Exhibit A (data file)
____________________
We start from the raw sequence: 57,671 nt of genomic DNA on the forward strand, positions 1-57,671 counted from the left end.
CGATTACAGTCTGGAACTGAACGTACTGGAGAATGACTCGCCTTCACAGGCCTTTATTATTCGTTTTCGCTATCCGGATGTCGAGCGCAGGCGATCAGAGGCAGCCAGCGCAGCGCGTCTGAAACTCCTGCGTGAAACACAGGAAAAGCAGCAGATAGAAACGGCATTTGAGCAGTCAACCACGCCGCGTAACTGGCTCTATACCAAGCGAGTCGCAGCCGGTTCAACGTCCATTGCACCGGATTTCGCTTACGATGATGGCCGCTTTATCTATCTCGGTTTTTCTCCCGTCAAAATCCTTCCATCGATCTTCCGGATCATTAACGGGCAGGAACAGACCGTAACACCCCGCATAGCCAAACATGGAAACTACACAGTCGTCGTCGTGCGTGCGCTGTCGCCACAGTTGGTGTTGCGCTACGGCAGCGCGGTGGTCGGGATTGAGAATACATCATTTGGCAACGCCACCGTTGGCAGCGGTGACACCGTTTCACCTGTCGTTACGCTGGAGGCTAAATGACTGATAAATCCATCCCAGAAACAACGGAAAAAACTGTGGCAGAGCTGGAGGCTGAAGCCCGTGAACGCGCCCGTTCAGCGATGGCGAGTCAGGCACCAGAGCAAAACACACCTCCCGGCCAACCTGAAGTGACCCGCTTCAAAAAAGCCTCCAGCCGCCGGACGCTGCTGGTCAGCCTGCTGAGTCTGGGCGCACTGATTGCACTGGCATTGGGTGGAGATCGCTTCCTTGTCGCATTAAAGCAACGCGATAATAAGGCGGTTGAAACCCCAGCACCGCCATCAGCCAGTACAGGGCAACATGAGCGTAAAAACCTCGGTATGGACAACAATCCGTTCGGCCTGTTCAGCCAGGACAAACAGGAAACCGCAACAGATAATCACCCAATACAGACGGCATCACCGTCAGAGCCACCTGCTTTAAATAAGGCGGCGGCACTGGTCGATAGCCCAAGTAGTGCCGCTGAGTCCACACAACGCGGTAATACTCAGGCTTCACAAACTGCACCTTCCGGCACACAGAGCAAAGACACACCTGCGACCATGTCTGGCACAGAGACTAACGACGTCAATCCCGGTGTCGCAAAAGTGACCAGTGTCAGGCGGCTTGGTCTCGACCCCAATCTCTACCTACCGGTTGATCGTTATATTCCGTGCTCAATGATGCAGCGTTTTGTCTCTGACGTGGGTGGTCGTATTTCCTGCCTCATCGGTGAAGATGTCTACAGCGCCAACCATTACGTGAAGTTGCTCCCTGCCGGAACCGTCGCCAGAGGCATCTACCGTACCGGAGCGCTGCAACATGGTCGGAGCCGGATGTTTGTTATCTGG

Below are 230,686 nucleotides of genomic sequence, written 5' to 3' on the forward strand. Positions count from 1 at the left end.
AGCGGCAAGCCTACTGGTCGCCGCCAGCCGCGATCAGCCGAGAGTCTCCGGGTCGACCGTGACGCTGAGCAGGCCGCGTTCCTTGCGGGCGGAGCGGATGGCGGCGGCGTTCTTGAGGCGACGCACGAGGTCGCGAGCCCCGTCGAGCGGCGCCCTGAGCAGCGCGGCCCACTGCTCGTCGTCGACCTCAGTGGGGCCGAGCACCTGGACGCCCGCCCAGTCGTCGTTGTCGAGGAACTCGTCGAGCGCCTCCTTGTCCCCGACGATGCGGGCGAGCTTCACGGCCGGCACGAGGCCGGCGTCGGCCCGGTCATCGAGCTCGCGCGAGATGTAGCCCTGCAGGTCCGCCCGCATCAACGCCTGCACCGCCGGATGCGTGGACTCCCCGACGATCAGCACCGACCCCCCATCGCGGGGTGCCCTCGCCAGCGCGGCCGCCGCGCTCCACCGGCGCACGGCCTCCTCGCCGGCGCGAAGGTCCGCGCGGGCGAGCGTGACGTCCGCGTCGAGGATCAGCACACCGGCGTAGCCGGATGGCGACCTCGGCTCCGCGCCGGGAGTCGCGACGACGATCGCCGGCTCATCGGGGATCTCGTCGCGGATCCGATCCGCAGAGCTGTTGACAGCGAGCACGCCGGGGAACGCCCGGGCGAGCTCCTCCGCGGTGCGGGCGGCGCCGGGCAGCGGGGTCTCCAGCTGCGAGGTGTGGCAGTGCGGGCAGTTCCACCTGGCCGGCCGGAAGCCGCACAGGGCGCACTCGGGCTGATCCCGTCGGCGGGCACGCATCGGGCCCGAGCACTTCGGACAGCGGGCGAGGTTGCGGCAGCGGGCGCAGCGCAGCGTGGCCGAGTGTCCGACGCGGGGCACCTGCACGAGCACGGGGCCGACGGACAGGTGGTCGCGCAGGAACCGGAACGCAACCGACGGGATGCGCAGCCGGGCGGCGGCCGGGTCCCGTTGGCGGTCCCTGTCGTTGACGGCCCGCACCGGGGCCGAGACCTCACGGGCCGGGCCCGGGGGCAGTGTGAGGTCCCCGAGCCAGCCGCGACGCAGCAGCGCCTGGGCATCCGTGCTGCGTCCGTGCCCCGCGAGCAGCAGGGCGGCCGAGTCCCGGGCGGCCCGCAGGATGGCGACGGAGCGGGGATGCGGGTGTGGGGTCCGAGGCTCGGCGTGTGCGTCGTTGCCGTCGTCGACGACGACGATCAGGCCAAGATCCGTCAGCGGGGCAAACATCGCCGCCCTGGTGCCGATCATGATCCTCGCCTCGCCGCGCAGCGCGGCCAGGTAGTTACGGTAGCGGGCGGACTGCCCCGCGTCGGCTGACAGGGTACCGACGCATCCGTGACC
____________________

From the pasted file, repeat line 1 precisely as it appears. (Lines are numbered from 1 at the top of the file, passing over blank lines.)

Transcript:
We start from the raw sequence: 57,671 nt of genomic DNA on the forward strand, positions 1-57,671 counted from the left end.